me some 45 minutes before finally getting on the train. I tried to sleep over the course of the two-hour ride, but without English signs, I apparently
had no idea where to sit, being forced three times to move down a car or two because I’d purchased a low-class ticket and gotten on the wrong end. I’ve
got to say, even in my best moments, back then I was a surly, emotional guy. The conductors weren’t making points with me.


* Always know these: Hello, goodbye, thank you, bathroom, and the numbers 1-5. Taking the time to learn them pays off in spades when people realize
you made the effort.


** Useless.

So anyway, I finally de-boarded the bullet train from hell, and after a few more of those awkward security guard directions and a half hour of
straining against the weight of my Magic suitcase, I finally found my way on to their completely surreal subway. Half of the passengers were wearing
medical facemasks; the advertisements were splashed with fluorescents and Hello Kitty smiling faces; and the music can only be described as syrupy
sweet to the point of agitation. It was constant, it was loud, and with each note, it caved my head in just a little more. The car was packed, I was
sweaty, my clothes were too heavy for the occasion, my suitcases were too heavy for Brock Lesnar, and the sleep deprivation was all-encompassing. At
this point, the brutality of the experience had reached critical mass and due to anger issues only intensified by the sleep deprivation, I was ready to
explode.

Have I mentioned I love Japan?

The above may not indicate it, but I seriously do. I actually wasn’t going to do this article for SCG until the Earthquake/Tsunami dynamic duo checked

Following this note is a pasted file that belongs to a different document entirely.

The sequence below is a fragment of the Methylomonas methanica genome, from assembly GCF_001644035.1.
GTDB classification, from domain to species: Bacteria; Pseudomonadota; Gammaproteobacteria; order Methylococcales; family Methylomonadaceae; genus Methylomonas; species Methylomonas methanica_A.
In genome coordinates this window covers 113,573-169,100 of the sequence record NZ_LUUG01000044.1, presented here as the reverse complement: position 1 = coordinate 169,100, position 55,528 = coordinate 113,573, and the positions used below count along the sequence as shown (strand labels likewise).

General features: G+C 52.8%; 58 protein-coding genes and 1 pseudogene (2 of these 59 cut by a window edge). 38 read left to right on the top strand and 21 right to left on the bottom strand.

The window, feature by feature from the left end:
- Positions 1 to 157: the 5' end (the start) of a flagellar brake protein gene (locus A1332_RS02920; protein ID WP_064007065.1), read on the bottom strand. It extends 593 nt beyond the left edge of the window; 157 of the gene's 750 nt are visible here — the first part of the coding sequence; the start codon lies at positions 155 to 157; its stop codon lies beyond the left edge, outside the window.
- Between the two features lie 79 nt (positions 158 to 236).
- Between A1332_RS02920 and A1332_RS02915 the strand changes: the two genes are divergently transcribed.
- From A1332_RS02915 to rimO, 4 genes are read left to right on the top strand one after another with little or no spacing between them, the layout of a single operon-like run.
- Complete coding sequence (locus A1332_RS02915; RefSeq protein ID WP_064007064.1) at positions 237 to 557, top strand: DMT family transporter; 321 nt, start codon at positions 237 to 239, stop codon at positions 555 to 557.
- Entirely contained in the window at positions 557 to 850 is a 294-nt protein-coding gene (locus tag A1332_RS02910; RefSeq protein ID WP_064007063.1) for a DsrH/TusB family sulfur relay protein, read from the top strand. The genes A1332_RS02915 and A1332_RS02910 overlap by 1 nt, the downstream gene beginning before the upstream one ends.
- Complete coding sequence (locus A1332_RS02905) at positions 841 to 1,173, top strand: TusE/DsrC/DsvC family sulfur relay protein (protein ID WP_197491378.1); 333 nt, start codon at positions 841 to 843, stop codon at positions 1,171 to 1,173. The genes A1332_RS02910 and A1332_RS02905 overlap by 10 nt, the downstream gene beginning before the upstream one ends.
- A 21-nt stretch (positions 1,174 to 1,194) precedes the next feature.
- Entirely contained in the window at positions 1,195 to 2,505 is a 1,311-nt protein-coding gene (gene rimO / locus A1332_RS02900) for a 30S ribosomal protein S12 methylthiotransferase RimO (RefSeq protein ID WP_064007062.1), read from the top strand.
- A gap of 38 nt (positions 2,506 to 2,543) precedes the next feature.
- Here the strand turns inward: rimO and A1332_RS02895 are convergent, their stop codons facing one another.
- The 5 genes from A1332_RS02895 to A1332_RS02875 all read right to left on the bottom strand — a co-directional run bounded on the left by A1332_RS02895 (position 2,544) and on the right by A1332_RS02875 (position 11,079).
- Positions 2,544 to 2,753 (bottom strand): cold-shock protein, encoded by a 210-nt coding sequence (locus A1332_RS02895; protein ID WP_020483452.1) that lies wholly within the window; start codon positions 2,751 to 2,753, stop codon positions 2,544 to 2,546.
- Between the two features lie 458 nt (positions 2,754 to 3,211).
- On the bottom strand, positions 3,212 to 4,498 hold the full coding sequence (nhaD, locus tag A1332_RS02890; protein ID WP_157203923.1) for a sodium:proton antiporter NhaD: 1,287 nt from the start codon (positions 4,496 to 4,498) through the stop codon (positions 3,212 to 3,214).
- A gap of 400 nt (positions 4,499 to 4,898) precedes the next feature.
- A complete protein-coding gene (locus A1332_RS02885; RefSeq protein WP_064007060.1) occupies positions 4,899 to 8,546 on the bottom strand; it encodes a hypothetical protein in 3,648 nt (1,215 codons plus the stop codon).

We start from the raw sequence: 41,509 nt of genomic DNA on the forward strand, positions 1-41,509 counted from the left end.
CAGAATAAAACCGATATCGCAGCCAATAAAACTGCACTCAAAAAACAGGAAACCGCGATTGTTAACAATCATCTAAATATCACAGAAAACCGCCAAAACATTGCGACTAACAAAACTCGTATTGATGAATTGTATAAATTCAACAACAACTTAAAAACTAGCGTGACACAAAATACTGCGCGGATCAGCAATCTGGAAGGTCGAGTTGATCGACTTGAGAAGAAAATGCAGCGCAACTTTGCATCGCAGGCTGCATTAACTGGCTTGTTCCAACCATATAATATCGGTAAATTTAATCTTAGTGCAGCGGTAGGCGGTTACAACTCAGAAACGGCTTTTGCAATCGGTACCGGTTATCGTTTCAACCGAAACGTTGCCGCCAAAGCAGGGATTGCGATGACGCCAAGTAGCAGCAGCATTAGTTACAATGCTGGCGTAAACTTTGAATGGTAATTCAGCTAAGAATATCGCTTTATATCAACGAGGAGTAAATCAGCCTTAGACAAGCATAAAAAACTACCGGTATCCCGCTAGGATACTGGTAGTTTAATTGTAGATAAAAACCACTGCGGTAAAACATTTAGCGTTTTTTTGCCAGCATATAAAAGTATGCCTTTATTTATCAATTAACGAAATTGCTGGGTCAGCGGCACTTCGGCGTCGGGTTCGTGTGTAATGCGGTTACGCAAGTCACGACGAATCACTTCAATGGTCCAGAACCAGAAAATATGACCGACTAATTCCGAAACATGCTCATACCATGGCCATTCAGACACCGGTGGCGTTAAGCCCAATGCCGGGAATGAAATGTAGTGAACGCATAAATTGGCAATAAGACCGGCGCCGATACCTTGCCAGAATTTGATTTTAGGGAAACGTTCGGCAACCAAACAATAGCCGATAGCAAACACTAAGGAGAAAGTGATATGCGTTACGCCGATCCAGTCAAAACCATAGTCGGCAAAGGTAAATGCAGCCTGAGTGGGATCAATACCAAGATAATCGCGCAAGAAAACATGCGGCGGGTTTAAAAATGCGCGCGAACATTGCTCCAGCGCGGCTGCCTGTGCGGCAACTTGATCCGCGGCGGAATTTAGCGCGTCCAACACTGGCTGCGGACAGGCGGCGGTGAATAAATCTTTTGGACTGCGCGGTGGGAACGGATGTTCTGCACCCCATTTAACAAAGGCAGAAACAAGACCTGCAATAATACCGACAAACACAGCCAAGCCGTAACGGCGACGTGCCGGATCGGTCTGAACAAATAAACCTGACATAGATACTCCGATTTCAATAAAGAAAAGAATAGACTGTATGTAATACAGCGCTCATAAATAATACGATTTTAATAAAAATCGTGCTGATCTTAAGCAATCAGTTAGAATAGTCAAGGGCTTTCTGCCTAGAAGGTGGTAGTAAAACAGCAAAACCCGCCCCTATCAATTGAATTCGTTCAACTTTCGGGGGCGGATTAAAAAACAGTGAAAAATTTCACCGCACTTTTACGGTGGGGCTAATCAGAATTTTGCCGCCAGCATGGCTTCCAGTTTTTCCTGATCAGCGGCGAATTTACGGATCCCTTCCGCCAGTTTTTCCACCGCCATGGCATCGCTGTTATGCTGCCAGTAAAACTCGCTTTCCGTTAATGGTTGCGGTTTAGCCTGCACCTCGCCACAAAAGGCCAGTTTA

in this week and got me all reflective on my love for the country, which hasn’t dissipated so much as faded with lack of exposure*. Watching the rivers
of automobiles and the burning buildings and tumbled bridges and more crying than I’m ever interested in seeing all week has reminded me of just how
great the people there were in dealing with me and how perfect my experiences there have been. What you’ve read until now was my first snapshot, but
when asked, I’ll happily tell folks that Japan is easily my favorite place to visit in the world, an opinion garnished by my five trips there from 1999
to 2003. I mention this now because you’re about to hear about the event that completely transformed my opinion of the place and permanently affixed it
at the top of the travel destination mountain. It’s a small thing, but it’ll tell you all you need to know about Japan while you’re seeing it crumble
on CNN.


* You listening, WotC? You’ve called me to gunsling ONCE since I got into the Hall of Fame, and even then I was the backup plan. Once the country
is back on its feet, get my wife and me to Japan, and I’ll be the most enthusiastic slinger you’ve ever had and even throw in some feature columns
for your coverage. It’s the one place that I’d drop everything to go back to. MAKE IT HAPPEN!!!**


** I mean, might as well use the platform to angle for a free trip, right?

I miraculously managed to get off the train at the right stop, gathered myself, and stood mesmerized by the motion surrounding me. Standing in the
middle of a Yokohama subway station at rush hour is a powerful experience. That syrupy sweet, Sailor Moon music was overwhelmingly loud; the signs were
only written in Japanese; and they barely hovered over a veritable sea of black hair. I stood a good four inches above everyone as they rushed in